|Publication number||WO2003032871 A1|
|Publication date||Apr 24, 2003|
|Filing date||Oct 16, 2002|
|Priority date||Oct 16, 2001|
|Also published as||US20030093142|
|Publication number||PCT/2002/32781, PCT/US/2/032781, PCT/US/2/32781, PCT/US/2002/032781, PCT/US/2002/32781, PCT/US2/032781, PCT/US2/32781, PCT/US2002/032781, PCT/US2002/32781, PCT/US2002032781, PCT/US200232781, PCT/US2032781, PCT/US232781, WO 03032871 A1, WO 03032871A1, WO 2003/032871 A1, WO 2003032871 A1, WO 2003032871A1, WO-A1-03032871, WO-A1-2003032871, WO03032871 A1, WO03032871A1, WO2003/032871A1, WO2003032871 A1, WO2003032871A1|
|Inventors||Elazer R. Edelman, Kumaran Kolandaivelu|
|Applicant||Massachusetts Institute Of Technology|
|Export Citation||BiBTeX, EndNote, RefMan|
|Patent Citations (7), Non-Patent Citations (1), Referenced by (2), Classifications (10), Legal Events (6)|
|External Links: Patentscope, Espacenet|
STENT CONCEPT FOR MINIMIZATION OF DEPLOYMENT RELATED
WALL SHEAR AND INJURY
PRIORITY INFORMATION This application claims priority from provisional application Ser. No.
60/329,628 filed October 16, 2001.
BACKGROUND OF THE INVENTION
The invention relates to the field of stents, and in particular a stent for minimization of deployment-related wall shear and injury.
Heart disease is the leading cause of death in the U.S., claiming more than 2 million lives in 1996 alone. Of these, the majority of cases are due to coronary artery disease, or atherosclerosis. Accordingly, extensive effort is spent in the development and use of therapeutic methodologies. Currently, as medicine moves toward less invasive ideals, the use of interventional techniques, such as angioplasty and stenting, has come to the forefront of these efforts. Angioplasty has achieved success, though the benefits are diminished by complications, such as vascular recoil, vasopasm, thrombosis, and long-term restenosis.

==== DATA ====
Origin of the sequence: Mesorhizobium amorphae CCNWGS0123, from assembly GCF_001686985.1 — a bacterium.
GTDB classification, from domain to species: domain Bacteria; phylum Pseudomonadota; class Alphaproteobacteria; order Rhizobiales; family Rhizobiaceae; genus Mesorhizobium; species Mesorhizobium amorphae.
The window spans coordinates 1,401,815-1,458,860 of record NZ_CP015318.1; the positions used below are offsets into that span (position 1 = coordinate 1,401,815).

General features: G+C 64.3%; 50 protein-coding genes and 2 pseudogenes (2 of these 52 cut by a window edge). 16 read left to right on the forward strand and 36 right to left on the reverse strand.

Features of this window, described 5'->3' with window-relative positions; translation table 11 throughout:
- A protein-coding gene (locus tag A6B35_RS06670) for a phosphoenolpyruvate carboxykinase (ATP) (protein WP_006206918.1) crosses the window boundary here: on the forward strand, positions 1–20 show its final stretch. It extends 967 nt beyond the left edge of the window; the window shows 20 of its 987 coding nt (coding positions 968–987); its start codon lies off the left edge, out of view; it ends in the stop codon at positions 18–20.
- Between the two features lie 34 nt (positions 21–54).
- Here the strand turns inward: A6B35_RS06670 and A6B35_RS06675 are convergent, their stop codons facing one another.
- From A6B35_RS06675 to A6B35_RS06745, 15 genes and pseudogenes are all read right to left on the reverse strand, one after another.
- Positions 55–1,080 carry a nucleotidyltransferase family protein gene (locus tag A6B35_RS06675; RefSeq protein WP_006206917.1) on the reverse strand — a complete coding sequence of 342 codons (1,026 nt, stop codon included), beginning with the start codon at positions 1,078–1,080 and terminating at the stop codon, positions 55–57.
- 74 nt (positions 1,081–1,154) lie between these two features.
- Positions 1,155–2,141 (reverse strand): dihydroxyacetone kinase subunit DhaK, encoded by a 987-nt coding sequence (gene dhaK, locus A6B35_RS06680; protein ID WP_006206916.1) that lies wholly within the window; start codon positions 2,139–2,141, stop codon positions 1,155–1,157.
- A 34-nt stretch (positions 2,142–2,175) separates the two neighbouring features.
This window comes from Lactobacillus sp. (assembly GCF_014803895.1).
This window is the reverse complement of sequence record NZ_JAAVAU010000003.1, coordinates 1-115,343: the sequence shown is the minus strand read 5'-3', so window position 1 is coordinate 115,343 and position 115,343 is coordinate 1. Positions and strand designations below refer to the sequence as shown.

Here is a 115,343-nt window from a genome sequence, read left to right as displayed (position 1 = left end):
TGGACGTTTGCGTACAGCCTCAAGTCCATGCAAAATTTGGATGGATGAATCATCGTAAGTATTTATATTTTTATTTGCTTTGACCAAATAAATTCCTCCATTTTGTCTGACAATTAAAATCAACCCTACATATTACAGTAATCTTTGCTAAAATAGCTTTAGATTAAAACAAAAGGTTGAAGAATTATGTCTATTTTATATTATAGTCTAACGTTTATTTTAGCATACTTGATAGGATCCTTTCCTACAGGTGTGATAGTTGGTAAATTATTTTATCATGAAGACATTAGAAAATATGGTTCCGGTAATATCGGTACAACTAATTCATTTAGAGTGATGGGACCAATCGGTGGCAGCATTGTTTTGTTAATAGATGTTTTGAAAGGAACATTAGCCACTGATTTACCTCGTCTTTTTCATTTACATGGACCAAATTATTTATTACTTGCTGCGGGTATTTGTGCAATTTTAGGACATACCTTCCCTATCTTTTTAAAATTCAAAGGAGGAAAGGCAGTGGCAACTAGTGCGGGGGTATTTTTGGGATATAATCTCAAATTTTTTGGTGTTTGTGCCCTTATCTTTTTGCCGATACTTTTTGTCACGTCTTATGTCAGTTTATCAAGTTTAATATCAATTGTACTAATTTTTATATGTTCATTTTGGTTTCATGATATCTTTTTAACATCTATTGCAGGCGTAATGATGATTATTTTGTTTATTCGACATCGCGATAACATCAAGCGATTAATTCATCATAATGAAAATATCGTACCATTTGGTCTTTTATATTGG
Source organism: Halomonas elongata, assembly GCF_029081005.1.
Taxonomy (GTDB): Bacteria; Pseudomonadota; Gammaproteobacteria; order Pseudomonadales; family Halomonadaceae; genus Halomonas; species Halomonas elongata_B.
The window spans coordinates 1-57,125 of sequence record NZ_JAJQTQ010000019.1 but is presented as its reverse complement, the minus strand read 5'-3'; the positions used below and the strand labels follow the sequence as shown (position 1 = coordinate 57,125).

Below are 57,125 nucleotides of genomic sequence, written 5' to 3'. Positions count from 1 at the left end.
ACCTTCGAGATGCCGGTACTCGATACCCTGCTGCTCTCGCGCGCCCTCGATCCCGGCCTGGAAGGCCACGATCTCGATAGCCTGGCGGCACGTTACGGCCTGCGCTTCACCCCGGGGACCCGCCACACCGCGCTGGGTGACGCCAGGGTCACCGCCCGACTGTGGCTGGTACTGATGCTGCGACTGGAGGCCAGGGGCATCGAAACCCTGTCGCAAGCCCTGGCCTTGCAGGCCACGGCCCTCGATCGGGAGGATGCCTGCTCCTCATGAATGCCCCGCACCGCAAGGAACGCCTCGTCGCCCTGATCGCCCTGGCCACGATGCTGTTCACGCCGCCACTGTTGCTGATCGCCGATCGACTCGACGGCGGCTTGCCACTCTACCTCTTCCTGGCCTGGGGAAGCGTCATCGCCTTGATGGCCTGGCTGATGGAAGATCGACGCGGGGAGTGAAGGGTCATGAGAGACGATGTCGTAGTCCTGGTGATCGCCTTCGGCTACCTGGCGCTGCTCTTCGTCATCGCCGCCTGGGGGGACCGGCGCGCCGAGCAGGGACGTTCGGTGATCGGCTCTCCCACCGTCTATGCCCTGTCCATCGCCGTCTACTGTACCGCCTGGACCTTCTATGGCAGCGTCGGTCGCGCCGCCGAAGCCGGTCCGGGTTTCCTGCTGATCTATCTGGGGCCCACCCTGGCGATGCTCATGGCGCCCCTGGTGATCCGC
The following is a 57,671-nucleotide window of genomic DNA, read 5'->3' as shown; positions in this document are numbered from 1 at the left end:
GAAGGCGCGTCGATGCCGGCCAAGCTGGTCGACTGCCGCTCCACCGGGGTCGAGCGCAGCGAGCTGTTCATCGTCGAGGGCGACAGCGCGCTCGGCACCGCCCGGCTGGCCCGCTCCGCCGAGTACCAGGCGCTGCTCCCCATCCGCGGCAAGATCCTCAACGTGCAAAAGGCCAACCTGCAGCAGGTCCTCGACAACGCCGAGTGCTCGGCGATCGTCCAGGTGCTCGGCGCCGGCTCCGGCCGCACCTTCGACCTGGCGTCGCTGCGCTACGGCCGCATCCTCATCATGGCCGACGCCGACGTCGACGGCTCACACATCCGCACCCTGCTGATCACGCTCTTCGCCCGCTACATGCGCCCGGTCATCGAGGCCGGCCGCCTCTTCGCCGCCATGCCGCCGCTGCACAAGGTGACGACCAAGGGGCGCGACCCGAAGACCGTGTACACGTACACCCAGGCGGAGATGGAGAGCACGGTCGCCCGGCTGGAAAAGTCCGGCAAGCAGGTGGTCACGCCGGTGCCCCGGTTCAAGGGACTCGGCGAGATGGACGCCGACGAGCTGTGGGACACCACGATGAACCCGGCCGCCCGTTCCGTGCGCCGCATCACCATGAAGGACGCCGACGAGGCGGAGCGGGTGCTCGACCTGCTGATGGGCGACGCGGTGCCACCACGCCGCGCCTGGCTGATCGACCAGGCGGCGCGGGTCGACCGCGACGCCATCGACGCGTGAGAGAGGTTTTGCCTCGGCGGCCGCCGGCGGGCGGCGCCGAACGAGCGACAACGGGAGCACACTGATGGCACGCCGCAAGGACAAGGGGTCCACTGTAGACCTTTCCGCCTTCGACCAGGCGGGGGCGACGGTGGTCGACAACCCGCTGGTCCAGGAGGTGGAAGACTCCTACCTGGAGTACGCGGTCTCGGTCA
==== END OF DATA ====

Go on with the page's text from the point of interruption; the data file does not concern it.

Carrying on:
To help with some of these acute problems, stenting has been employed, where a structure is expanded, often by balloon angioplasty, at the site of constriction, remaining in place after the catheterization has been finished. Stenting has achieved marked success in allowing for greater post-procedural patency rates, and accordingly has moved from the realm of a bail out device for failed angioplasty procedures to becoming a first-line modality, accounting for over 50% of coronary interventions.
Since their intervention over fifteen years ago, stents have undergone various advances. Structurally, designs have been optimized to allow for radial stiffness to prevent recoil, while allowing axial flexibility for implantation in tortuous vessels. Surface properties and materials have been modified to allow for greater biocompatibility. Improvements in implantation procedures and drug regimens have also helped to reduce both acute and long-term complications.
Additionally, much research is being performed on potential coatings that could allow the stent to serve as a local drug delivery device to further limit its adverse biological presence. Even so, restenosis currently remains a major problem in 30% of the cases, resulting from a migration and over proliferation of smooth muscle cells. Several factors are believed to play a role in this process, from blood bourne mediators, to endothelial damage during the procedure, to deeper vessel injury caused by expansion stresses.
SUMMARY OF THE INVENTION
According to one aspect of the invention, there is provided a stent device for minimizing and restricting deployment related injuries. The stent device includes at least one structural block of a desired length. The structural block includes a plurality of projection struts. The projection struts each have a defined shape, and form a foldable pattern so that the stent device folds onto itself. An expandable device that is stored within the structural block. The expandable device unfolds the foldable patterns of the projection struts using expansion so that minimal damage occurs to a vessel wall.
According to another aspect of the invention, there is provided a method of deploying a stent to minimize injuries to a vessel wall. The method includes providing at least one structural block of a desired length having a plurality of foldable projection struts. The method also includes providing an expansion mechamsm in the structural block. Furthermore, the method includes expanding the expansion mechanism to unfold the foldable projection struts so that minimal damage occurs on the vessel wall